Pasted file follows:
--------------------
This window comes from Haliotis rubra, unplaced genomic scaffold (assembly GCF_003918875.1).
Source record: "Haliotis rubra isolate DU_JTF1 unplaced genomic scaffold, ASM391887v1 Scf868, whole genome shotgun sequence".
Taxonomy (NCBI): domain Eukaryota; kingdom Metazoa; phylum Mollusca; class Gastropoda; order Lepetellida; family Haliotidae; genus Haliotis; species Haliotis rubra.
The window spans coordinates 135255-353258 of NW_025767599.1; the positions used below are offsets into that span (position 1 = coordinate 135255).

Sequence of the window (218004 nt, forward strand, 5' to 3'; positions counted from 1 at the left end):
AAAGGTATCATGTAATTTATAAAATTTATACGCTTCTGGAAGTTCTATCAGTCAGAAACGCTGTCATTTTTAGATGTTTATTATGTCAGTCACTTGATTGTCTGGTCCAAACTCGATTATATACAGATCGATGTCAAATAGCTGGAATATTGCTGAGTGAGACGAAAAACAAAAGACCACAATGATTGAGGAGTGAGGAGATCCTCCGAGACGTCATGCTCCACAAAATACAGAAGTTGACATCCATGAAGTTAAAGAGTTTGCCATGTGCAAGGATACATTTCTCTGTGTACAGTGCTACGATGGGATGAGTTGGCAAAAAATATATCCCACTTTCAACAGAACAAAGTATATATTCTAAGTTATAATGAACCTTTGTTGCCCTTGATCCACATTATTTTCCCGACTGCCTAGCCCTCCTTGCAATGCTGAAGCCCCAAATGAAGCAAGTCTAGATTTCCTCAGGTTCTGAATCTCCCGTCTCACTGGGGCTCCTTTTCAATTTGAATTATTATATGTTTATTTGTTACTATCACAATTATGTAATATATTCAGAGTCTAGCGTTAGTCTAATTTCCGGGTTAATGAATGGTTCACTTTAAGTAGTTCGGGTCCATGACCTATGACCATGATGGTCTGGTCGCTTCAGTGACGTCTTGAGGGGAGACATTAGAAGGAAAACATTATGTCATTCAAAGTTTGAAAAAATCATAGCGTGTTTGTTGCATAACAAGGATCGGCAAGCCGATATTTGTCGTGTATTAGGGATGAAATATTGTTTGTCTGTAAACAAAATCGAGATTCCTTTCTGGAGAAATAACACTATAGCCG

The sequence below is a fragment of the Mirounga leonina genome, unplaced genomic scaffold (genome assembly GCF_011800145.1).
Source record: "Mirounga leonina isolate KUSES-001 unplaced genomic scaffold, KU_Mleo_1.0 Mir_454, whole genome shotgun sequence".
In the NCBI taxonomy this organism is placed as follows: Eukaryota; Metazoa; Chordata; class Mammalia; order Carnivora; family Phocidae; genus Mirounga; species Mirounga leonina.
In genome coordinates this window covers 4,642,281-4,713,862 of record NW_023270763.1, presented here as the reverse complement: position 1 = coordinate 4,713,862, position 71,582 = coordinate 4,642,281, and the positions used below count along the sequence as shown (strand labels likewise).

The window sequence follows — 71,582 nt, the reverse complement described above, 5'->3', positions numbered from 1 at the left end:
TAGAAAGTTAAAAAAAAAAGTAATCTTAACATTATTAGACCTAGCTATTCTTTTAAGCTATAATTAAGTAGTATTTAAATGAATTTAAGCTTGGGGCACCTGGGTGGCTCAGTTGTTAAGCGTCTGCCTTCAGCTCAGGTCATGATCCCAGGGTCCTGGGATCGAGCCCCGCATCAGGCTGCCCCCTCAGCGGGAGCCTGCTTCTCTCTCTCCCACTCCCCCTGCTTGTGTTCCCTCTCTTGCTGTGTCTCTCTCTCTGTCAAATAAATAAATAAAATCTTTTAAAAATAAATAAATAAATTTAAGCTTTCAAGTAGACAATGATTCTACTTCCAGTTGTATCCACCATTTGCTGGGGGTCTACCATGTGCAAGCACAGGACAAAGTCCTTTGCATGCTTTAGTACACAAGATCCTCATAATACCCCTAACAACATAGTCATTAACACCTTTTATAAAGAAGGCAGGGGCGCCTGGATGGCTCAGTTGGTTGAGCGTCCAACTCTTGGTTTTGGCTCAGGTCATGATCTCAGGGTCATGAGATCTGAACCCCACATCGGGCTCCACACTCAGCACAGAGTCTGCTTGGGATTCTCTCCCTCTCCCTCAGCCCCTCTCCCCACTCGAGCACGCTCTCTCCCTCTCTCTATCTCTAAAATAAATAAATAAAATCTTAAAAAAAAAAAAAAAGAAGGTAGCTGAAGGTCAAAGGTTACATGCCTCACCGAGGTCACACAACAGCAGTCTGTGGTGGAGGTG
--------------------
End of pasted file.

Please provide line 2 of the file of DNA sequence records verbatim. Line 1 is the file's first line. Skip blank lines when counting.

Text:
Source record: "Haliotis rubra isolate DU_JTF1 unplaced genomic scaffold, ASM391887v1 Scf868, whole genome shotgun sequence".